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One of the extremely miniaturised species of frog found in Brazil. (Luiz Fernando Ribeiro, CC BY SA)

Seven tiny and adorable species of frog have been discovered in the Brazilian Rainforest – with most adults not measuring more than one centimetre in length.

The team of researchers spent five years exploring the mountains of the southern Brazilian Atlantic Rainforest and have now identified the seven species – members of a brightly coloured frog genus called Brachycephalus.

All of the species are only found in the cloud forests and a few adjacent mountaintops, researchers said. The study, published in the journal Peer J, said their limited range could be a result of their "climatic tolerance to a narrow set of environmental conditions found only in montain regions".

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Brachycephalus boticario (Luiz Fernando Ribeiro/ Peer J)

This makes them extremely vulnerable to extinction, especially as a result of shifts in the distribution of cloud forest because of climate change.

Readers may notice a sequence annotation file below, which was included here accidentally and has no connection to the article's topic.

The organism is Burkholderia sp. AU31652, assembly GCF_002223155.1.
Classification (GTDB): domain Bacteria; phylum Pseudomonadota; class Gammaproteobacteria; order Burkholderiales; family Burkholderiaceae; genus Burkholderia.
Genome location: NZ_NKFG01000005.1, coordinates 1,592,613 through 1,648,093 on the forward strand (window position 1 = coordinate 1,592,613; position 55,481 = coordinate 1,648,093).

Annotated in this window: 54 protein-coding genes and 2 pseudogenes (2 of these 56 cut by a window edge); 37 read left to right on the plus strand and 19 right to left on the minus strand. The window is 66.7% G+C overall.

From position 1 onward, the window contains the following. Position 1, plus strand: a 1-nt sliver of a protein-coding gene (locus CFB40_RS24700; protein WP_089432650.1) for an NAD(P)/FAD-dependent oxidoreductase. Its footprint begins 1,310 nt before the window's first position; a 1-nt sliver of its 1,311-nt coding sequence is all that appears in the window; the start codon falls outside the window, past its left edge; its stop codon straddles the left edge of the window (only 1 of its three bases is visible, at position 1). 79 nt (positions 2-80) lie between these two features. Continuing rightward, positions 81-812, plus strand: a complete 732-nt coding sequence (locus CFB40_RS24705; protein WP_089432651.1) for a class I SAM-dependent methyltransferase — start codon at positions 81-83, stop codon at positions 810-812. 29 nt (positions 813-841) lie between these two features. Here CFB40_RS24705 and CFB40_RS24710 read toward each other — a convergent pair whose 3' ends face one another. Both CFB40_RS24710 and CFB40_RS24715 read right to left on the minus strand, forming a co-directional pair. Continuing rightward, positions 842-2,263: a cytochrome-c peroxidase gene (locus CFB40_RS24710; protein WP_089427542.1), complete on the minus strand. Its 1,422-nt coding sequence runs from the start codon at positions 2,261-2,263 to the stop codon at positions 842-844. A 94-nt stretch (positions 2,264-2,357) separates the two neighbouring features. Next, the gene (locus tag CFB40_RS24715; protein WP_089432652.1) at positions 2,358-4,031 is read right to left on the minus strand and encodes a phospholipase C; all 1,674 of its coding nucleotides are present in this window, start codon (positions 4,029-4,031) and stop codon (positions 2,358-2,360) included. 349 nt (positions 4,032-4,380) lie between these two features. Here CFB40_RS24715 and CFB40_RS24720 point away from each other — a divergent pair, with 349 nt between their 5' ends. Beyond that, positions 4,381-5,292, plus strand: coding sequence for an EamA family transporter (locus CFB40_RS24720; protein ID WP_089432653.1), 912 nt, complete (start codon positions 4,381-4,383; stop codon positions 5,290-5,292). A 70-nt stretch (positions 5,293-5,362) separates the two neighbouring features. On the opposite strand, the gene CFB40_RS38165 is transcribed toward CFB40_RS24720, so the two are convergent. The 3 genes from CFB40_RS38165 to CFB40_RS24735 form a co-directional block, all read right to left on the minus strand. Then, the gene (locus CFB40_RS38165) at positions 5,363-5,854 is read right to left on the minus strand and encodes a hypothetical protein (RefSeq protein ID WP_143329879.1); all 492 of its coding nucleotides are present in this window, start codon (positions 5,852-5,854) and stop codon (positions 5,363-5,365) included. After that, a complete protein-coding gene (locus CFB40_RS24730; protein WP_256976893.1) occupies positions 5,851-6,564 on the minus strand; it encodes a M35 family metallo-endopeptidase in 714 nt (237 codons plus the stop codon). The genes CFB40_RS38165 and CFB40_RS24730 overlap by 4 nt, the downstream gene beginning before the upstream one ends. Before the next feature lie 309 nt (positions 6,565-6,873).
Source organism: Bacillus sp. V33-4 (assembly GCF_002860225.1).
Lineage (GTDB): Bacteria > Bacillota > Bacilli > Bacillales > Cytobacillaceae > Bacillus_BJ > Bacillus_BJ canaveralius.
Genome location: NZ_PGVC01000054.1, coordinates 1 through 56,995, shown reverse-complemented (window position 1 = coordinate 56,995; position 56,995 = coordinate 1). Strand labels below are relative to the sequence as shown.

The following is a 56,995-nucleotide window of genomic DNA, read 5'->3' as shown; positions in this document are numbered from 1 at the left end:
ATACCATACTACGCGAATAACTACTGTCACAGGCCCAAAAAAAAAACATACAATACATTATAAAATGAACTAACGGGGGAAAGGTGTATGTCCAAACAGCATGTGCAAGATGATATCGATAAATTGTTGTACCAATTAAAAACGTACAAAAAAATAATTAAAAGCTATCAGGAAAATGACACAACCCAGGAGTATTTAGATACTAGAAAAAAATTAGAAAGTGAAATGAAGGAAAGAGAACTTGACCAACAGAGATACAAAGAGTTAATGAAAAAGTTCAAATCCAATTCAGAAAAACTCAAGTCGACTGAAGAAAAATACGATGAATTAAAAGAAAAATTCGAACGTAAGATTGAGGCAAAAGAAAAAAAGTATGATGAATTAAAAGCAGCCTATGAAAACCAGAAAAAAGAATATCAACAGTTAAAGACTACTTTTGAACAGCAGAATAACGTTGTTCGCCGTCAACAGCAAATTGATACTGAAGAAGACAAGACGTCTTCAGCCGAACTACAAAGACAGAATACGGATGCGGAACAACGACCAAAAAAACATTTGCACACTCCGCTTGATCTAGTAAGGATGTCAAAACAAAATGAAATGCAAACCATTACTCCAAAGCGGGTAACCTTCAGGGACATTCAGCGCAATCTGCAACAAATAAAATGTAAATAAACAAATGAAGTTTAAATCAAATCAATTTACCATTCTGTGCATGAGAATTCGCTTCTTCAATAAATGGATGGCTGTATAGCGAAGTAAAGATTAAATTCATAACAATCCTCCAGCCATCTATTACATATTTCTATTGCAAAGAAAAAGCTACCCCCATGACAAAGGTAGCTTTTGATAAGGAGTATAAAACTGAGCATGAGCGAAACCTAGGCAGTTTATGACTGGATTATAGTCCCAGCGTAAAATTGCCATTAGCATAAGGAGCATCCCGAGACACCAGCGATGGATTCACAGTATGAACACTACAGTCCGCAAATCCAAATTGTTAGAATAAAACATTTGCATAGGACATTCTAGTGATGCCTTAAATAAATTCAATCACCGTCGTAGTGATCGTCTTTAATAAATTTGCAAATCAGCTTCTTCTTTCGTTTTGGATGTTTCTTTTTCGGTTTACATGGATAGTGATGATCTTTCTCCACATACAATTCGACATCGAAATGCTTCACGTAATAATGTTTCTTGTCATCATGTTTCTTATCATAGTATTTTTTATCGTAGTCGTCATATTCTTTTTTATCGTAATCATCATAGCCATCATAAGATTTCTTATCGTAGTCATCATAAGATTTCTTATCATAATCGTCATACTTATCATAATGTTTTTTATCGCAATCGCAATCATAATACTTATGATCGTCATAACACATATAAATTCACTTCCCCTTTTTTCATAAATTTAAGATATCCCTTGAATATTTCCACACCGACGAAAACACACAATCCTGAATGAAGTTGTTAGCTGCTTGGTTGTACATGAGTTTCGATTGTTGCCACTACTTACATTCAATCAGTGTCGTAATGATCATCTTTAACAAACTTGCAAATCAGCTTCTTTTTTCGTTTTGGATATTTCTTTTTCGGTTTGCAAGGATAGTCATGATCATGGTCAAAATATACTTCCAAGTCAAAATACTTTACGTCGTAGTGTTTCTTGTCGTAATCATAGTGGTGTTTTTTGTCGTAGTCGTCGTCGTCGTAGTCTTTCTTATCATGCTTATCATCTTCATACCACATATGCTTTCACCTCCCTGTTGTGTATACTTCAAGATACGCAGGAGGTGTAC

Branchycephalus are among the smallest terrestrial vertebrates and their bright colours are believed to act as a warning to the presence of a highly potent neurotoxin in their skin called tetrodoxin.

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This is a view of the sky islands found in the south of the Brazilian Atlantic Forest where species of Brachycephalus are found. (Marcio R. Pie, CC BY-SA)

Tetrodotoxin – also found in the deadly pufferfish and blue-ringed octopus – causes paralysis of voluntary muscles, such as the diaphragm and intercostal muscles which control breathing. It is about 100 times more poisonous than potassium cyanide.

The first species of Branchycephalus was described in 1842 by German naturalist Johann Baptist von Spix, but most additional species have been found in the last decade – mainly because of the difficulty of the terrain where they are found.

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Brachycephalus leopardus during amplexus (Luiz Fernando Ribeiro/ Peer J)

Project leader Marcio Pie, a professor at the Universidade Federal do Paraná, said: "Although getting to many of the field sites is exhausting, there was always the feeling of anticipation and curiosity about what new species could look like."

Researchers are also hopeful more species will be discovered in the future. Luiz Ribeiro, from the Mater Natura Institute for Environmental Studies, said: "This is only the beginning, especially given the fact that we have already found additional species that we are in the process of formally describing."

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Upper image is of Brachycephalus auroguttatus and lower image is of Brachycephalus verrucosus. (Luiz Fernando Ribeiro, CC BY SA)